“He’s done it again! Howie Carr, the Bacon-Banging Boston Bossman, has delivered the demonic dish on crime kingpin Whitey Bulger in brilliant and epic fashion.”
--James Ellroy, L.A. Confidential
With a $2 million reward on his head, James “Whitey” Bulger had been the most-wanted fugitive in America for 16 years when he was captured by the FBI in June 2011. Two years later, this Boston organized-crime boss went on trial in his hometown. In his latest book, Ratman: The Trial and Conviction of Whitey Bulger, New York Times best-selling author Howie Carr chronicles the trial of this notorious mob boss, who was charged with 19 murders. Carr describes the 7-week trial in vivid detail, using photographs submitted as evidence and excerpts from previously sealed FBI reports to illustrate the parade of hitmen, drug dealers, bookies, and crooked FBI agents testifying against their former boss. Carr also shares accounts of a uniquely personal nature, including testimony from one of Bulger’s hitman that Whitey ordered him to kill Carr in the driveway of his home. After seeing Carr walk out his front door holding the hand of his young daughter, the hitman got cold feet. Despite Bulger’s attempts to keep this Boston Herald columnist and radio talk-show host out of the courtroom by listing him as a defense witness, the judge allowed Carr to cover the trial, putting readers in the front row at one of the most entrancing murder trials in recent history. This book is the perfect gift for any true-crime fan.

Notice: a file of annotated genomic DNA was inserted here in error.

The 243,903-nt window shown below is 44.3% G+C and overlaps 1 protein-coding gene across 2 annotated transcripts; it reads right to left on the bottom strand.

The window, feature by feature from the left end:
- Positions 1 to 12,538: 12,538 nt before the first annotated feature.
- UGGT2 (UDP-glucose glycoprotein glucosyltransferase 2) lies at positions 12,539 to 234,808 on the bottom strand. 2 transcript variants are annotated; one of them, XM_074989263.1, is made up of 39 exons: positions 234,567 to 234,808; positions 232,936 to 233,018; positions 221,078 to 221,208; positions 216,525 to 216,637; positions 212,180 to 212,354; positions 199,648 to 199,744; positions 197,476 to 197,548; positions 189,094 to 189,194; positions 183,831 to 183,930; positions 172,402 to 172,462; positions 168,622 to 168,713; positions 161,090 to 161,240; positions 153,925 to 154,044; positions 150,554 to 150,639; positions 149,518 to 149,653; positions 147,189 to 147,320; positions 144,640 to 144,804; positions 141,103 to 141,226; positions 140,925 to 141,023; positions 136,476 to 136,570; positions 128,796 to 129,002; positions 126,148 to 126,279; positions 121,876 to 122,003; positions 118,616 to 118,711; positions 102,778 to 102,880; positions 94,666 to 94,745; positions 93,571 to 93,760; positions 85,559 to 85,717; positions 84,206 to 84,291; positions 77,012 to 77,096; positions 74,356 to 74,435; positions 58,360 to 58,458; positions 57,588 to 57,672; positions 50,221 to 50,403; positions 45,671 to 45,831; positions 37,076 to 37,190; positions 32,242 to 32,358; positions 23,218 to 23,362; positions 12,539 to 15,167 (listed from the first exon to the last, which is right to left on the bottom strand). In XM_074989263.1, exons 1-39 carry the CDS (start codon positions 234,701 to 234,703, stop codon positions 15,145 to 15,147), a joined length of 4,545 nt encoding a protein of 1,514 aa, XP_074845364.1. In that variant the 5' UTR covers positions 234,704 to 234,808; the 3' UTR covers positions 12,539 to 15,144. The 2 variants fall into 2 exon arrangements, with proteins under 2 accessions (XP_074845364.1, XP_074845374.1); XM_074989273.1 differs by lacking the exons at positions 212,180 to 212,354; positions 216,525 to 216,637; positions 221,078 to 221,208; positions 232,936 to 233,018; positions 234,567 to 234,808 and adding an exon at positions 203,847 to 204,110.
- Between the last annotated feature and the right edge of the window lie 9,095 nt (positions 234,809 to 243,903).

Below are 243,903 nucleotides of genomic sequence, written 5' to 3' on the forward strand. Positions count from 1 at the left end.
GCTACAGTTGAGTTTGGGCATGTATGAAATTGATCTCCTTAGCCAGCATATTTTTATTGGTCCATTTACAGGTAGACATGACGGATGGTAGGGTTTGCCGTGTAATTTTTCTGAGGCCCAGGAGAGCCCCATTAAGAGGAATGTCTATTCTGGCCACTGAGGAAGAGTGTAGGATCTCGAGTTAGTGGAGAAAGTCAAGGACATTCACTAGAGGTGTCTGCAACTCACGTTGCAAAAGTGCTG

Howie Carr is the author of two New York Times best-sellers, The Brothers Bulger and Hitman. His most recent book, Rifleman, is a look into the life and mind of Whitey Bulger’s partner, Stevie Flemmi. Carr has been writing about Whitey Bulger for more than 30 years. Before Bulger fled in 1994, Carr was such an implacable foe of the serial killing gangster that Whitey and a henchman allegedly tried to kill him as he left his house in suburban Boston—an incident reported in 2006 on 60 Minutes. This summer, Bulger unsuccessfully tried to have him banned from the courtroom. Bulger’s younger brother, Billy Bulger, thenpresident of the Massachusetts State Senate, publicly referred to Carr as “the savage.” Ratman is the last chapter, completing a series of fascinating books detailing organized crime in Boston. Carr is a columnist for the Boston Herald, host of a daily syndicated four-hour radio program heard throughout New England, and a member of the national Radio Hall of Fame in Chicago
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